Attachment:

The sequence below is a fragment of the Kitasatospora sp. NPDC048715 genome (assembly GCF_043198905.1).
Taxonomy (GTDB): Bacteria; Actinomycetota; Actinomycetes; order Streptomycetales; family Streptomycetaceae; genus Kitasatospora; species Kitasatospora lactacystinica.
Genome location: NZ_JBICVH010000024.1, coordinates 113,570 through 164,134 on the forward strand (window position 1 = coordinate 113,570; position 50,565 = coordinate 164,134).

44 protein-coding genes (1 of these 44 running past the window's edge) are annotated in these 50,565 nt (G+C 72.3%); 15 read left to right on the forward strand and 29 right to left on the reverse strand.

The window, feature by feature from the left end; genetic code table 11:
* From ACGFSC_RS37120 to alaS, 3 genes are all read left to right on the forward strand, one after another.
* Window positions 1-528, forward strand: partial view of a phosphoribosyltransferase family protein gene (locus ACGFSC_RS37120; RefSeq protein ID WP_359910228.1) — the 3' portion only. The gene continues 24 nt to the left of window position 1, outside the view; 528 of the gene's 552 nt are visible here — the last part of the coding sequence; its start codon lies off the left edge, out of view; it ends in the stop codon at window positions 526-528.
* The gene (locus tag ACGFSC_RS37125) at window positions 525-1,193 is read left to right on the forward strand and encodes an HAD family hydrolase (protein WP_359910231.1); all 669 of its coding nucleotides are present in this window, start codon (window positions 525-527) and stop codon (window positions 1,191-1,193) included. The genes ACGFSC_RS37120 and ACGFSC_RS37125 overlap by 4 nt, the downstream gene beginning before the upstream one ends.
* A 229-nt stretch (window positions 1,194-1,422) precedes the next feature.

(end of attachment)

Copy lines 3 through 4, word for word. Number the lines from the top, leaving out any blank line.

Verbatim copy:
Genome location: NZ_JBICVH010000024.1, coordinates 113,570 through 164,134 on the forward strand (window position 1 = coordinate 113,570; position 50,565 = coordinate 164,134).

44 protein-coding genes (1 of these 44 running past the window's edge) are annotated in these 50,565 nt (G+C 72.3%); 15 read left to right on the forward strand and 29 right to left on the reverse strand.